Africa’s Court of Human Rights on the brink of collapse

Civil society rejoiced when the Tanzania-based African Court of Human and Peoples’ Rights was established in 1998. But the dream for justice within the continent risks falling apart as member states neglect the court.

Within six months, three African nations – Tanzania, Benin, Ivory Coast – have revoked the right of individuals and NGOs to sue them before the African Court on Human and Peoples’ Rights. This leaves just six member countries where the court has such jurisdiction.

There were high hopes when 30 countries launched the Court back in 1998. Six years later, the court began its work and its judgments are binding on member states. But today, the court is no longer a priority for many African governments, or even the African Union (AU).

«Individuals and NGOs are currently the only ones bringing cases to the African humans rights court,» former deputy chairman of the ACHPR, Fatsah Ouguergouz, told DW. «The African Commission on Human and Peoples’ Rights probably no longer has the interest in going to court, nor are the individual states prepared to do so,» he said. In other words, the court will soon simply run out of cases.

But the Court doesn’t just face difficulties before a new trial even begins. Some states block any attempts to enforce court decisions.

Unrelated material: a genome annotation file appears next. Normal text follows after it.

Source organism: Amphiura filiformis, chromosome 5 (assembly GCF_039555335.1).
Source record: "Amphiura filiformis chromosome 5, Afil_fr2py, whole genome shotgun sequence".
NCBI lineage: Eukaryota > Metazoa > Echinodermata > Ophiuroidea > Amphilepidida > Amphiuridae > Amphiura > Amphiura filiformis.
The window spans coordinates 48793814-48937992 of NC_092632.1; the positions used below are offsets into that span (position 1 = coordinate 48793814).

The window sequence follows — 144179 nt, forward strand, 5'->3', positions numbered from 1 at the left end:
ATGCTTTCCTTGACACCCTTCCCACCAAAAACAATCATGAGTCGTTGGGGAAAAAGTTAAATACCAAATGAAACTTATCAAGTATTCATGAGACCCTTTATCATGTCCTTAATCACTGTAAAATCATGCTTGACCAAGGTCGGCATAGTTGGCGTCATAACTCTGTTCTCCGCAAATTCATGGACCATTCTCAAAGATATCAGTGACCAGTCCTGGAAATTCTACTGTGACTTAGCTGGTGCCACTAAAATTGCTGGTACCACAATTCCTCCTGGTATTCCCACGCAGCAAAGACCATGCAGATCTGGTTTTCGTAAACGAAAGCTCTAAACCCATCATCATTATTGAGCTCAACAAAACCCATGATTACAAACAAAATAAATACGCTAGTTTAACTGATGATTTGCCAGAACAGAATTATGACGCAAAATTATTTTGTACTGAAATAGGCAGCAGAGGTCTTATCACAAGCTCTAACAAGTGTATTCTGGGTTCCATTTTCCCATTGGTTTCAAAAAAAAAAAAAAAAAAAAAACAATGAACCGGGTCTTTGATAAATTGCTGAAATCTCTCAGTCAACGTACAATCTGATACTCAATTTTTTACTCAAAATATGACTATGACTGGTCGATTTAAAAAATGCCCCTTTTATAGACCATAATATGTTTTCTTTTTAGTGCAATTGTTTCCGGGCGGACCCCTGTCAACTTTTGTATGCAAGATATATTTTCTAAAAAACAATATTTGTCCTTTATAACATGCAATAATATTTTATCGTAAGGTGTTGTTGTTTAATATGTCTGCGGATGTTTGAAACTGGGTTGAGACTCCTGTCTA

Take Benin, for example — the opposition politician Sebastien Ajavon appealed to the court after being sentenced to 20 years in prison in 2018. Ajavon argued that he had been excluded from taking part in the local elections as a result.

Human rights organization Amnesty International warns that many governments not only boycott the ACHPR but also weaken their own country’s local courts.

«The alternative is to tell people to turn to the African Commission on Human and Peoples’ Rights to appeal to the court indirectly,» Fidele Kikan, Amnesty International’s Country Director in Benin, told DW.

According to Zimbabwean lawyer Sternford Moyo, the problem does not lie with the ACHPR itself.

«The problem is rather the lack of will among African heads of state to enforce prosecution and end impunity,» Moyo, who previously chaired two judges’ associations in the region — the Law Society of Zimbabwe and the SADC Law Association — told DW.

The fact that courts fall out of favor with African governments as soon as they take up cases that the same governments do not like is not an isolated incident. The International Criminal Court (ICC) has had to struggle with this issue time and again.

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